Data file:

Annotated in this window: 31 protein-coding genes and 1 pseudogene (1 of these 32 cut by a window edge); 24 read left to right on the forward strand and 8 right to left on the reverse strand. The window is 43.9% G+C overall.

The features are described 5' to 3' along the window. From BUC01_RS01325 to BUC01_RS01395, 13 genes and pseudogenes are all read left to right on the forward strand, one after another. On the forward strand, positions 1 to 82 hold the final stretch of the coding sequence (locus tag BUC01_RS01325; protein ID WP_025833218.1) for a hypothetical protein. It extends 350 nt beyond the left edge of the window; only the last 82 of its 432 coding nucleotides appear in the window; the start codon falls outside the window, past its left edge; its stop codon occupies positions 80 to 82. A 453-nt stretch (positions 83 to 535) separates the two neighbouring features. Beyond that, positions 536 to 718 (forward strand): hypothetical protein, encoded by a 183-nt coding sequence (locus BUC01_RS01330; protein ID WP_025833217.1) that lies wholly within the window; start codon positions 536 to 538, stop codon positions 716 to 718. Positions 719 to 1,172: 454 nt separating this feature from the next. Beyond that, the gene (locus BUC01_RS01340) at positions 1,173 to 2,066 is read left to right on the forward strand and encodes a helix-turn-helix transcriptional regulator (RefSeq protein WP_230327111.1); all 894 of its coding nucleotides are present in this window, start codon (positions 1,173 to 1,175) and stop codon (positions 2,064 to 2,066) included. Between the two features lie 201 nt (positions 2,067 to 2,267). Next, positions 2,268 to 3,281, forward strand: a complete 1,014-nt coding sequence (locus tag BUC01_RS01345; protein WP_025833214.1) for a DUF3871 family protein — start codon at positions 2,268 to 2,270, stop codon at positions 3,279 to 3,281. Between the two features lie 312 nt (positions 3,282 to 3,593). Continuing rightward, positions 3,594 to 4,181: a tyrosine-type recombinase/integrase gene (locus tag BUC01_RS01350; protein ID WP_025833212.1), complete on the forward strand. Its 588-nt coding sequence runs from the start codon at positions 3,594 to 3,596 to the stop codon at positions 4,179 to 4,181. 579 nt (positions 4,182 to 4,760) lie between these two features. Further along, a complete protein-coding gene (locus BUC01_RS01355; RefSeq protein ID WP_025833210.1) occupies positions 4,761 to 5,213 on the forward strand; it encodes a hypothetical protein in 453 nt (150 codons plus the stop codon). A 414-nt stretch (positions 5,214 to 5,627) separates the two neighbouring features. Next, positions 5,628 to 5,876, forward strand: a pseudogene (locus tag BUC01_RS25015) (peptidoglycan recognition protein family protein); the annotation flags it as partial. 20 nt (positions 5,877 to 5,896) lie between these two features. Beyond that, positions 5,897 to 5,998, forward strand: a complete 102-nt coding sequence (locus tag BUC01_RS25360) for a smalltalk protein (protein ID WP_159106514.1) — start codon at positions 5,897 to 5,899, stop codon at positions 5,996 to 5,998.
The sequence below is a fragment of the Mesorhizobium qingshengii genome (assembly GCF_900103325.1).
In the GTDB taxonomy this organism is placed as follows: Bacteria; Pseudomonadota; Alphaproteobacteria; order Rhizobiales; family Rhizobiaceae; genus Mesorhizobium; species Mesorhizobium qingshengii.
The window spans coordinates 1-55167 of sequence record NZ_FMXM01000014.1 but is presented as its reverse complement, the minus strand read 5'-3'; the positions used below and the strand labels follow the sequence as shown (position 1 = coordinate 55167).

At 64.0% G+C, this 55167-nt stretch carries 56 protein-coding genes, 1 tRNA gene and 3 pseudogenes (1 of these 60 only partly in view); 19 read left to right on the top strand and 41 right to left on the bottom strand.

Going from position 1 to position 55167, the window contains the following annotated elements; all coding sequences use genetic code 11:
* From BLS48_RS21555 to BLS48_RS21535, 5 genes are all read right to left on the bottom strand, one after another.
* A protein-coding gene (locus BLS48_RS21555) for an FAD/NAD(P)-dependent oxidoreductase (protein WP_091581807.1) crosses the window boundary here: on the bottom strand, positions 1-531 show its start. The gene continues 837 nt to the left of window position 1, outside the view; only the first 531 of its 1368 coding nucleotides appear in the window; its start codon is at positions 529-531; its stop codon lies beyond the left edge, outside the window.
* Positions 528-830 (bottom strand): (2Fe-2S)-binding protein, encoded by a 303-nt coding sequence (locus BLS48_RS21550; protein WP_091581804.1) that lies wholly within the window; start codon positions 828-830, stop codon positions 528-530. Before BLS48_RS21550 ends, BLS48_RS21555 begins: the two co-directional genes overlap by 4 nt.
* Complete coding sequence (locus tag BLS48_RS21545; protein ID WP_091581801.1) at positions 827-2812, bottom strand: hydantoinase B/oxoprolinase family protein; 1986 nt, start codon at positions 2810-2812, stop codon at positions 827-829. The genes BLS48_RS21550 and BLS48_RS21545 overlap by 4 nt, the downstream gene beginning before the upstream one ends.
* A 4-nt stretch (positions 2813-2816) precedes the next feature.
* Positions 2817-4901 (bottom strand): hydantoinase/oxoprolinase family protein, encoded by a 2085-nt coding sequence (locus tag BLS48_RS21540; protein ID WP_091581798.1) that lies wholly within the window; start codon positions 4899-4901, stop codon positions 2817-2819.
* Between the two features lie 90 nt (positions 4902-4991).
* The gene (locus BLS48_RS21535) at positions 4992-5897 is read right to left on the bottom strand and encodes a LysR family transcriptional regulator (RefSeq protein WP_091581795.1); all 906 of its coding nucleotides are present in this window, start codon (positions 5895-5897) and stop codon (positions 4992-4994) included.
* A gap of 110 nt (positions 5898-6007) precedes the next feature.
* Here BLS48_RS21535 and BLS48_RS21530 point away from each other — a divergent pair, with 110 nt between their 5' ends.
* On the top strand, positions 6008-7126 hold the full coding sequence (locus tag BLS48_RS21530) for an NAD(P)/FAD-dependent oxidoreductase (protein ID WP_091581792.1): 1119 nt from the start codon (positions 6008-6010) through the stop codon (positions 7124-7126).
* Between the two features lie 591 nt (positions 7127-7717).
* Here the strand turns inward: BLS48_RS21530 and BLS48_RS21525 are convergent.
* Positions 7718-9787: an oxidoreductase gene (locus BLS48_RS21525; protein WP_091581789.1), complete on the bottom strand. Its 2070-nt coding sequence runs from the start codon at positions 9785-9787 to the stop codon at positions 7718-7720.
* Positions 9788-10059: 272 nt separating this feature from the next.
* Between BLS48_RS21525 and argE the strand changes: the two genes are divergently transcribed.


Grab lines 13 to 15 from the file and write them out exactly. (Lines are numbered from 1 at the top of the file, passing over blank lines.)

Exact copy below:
* Positions 2817-4901 (bottom strand): hydantoinase/oxoprolinase family protein, encoded by a 2085-nt coding sequence (locus tag BLS48_RS21540; protein ID WP_091581798.1) that lies wholly within the window; start codon positions 4899-4901, stop codon positions 2817-2819.
* Between the two features lie 90 nt (positions 4902-4991).
* The gene (locus BLS48_RS21535) at positions 4992-5897 is read right to left on the bottom strand and encodes a LysR family transcriptional regulator (RefSeq protein WP_091581795.1); all 906 of its coding nucleotides are present in this window, start codon (positions 5895-5897) and stop codon (positions 4992-4994) included.